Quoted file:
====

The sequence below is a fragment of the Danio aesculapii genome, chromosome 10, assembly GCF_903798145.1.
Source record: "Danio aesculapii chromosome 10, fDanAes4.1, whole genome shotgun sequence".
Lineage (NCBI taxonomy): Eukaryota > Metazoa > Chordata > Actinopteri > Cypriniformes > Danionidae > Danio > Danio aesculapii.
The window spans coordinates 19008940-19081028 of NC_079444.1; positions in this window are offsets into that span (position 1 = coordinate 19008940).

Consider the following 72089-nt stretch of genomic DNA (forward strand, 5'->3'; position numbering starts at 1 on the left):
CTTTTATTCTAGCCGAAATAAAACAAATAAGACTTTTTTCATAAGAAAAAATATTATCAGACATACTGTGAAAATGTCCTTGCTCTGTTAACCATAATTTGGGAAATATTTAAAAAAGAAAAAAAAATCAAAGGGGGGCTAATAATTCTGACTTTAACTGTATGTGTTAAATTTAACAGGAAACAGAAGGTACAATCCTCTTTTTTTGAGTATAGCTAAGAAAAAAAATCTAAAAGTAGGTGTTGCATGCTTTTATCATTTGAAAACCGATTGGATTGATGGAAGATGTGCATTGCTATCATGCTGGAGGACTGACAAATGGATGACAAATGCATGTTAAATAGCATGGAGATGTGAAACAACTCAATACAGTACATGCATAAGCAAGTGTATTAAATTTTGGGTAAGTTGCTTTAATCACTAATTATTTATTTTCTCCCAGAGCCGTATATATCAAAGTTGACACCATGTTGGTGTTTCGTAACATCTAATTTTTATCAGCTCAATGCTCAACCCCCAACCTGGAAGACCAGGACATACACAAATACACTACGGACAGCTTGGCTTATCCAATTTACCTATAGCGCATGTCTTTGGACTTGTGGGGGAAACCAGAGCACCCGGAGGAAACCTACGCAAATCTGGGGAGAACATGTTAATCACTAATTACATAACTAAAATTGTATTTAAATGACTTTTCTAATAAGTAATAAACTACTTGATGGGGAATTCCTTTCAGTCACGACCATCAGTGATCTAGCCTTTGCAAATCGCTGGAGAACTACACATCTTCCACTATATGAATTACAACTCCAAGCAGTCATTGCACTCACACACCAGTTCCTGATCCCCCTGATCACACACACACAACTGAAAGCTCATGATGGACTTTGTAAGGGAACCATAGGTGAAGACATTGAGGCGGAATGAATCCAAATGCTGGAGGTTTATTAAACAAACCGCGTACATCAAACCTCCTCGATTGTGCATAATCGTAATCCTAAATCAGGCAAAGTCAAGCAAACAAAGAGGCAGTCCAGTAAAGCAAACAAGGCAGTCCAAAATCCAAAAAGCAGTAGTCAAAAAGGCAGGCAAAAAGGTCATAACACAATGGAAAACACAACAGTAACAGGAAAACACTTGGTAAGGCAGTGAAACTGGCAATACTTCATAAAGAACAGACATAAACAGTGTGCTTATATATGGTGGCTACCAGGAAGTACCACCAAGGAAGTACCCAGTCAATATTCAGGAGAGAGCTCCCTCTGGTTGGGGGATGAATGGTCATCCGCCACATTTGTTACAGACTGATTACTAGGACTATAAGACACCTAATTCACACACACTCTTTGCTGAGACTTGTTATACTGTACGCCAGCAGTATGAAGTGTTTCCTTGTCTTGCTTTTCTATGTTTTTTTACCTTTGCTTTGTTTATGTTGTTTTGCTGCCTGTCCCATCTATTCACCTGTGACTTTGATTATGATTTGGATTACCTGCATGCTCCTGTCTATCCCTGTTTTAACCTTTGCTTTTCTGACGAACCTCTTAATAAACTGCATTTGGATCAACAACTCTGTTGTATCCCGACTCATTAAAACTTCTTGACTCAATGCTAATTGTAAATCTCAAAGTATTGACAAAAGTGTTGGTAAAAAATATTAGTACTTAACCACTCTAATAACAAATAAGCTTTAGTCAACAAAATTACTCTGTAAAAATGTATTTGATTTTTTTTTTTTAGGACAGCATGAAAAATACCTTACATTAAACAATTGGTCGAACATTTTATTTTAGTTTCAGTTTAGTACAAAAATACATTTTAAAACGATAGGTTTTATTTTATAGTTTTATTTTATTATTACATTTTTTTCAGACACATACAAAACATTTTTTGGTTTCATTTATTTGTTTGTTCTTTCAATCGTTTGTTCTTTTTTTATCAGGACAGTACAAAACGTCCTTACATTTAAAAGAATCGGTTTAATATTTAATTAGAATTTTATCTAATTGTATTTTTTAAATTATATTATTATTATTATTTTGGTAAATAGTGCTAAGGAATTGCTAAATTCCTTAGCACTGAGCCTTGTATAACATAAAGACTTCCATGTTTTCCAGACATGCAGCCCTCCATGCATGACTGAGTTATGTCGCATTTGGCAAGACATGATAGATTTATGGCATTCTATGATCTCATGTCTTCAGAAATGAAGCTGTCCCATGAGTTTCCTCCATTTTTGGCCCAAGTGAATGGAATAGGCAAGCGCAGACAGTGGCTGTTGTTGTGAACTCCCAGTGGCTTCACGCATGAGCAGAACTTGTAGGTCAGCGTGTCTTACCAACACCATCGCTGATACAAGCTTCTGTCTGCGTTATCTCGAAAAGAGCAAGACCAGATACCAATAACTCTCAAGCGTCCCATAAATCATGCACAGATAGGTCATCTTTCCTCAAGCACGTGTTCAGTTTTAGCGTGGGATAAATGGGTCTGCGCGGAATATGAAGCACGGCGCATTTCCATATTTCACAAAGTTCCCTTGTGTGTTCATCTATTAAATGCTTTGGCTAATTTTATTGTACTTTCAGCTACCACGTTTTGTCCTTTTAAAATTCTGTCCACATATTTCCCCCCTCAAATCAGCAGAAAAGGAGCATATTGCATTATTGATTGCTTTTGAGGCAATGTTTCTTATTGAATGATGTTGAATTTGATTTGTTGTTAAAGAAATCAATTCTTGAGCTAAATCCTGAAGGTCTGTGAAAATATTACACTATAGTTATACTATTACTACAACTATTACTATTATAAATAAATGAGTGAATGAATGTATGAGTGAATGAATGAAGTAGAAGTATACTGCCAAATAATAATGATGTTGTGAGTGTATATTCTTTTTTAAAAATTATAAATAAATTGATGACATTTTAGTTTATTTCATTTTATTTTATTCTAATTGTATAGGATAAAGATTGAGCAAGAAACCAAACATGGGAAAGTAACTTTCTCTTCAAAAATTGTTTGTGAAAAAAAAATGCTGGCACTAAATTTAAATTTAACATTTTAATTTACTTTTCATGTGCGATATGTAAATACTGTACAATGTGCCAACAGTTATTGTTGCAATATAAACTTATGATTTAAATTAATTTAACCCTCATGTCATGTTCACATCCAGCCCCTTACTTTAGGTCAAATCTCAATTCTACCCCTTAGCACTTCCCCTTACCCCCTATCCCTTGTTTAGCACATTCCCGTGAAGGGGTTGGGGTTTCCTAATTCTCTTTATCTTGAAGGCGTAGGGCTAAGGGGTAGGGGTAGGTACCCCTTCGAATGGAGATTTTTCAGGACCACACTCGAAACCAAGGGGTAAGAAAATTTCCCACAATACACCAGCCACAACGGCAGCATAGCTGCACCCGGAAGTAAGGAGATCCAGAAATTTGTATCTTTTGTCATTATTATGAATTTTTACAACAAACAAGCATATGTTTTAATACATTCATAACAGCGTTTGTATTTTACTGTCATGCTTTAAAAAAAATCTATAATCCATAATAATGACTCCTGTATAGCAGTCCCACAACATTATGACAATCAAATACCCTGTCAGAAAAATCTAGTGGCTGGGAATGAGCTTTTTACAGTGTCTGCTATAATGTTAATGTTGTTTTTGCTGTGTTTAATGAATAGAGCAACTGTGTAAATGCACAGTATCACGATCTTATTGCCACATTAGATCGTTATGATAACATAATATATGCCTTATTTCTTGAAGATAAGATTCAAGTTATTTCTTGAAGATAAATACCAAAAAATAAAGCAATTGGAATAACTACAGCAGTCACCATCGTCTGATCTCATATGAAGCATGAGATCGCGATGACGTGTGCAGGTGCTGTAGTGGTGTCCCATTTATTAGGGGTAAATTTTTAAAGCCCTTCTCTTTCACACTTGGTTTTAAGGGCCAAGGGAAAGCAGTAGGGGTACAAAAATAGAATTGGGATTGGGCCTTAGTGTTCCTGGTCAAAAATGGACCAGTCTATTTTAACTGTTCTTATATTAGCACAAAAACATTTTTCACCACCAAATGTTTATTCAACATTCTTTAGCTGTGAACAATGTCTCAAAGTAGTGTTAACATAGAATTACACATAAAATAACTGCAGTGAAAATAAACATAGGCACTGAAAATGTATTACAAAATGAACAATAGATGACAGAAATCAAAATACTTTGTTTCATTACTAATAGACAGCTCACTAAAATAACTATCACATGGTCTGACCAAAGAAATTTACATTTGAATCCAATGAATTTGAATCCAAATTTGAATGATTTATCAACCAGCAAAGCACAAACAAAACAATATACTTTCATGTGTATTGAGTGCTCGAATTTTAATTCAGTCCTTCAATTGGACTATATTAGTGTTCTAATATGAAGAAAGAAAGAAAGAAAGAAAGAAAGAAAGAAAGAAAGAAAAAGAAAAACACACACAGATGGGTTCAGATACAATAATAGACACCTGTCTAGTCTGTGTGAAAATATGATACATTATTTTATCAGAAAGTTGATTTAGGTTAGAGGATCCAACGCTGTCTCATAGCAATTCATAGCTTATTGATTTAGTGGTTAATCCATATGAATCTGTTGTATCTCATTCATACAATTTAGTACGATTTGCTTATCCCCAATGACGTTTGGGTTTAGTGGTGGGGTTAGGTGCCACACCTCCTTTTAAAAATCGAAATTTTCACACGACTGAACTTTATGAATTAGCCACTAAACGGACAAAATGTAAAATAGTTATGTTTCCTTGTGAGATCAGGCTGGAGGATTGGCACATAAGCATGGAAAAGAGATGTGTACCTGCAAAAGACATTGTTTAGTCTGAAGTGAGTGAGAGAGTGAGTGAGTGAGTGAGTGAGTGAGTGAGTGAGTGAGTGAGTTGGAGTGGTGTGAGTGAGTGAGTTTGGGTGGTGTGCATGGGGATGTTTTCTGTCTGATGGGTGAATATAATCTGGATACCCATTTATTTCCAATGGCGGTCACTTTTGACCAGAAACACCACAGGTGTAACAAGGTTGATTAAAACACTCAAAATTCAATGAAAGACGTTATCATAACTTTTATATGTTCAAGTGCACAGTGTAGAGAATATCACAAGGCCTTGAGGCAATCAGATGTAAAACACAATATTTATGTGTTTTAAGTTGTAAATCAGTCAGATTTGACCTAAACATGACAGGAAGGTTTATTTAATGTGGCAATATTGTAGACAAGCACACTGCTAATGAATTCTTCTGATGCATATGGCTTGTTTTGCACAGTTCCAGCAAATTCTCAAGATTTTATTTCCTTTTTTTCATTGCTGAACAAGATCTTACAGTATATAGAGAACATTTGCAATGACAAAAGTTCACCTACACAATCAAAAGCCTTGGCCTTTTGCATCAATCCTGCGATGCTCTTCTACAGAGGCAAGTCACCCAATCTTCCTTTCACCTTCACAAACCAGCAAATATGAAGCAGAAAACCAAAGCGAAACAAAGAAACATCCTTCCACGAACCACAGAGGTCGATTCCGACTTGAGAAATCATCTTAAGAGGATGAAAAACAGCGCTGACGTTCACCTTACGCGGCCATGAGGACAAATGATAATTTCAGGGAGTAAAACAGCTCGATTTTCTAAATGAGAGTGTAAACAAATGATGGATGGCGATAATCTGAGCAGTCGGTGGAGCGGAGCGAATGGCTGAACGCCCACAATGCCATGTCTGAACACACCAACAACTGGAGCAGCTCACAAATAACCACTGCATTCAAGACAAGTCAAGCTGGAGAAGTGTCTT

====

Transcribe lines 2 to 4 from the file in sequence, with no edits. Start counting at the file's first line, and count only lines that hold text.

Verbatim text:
Source record: "Danio aesculapii chromosome 10, fDanAes4.1, whole genome shotgun sequence".
Lineage (NCBI taxonomy): Eukaryota > Metazoa > Chordata > Actinopteri > Cypriniformes > Danionidae > Danio > Danio aesculapii.
The window spans coordinates 19008940-19081028 of NC_079444.1; positions in this window are offsets into that span (position 1 = coordinate 19008940).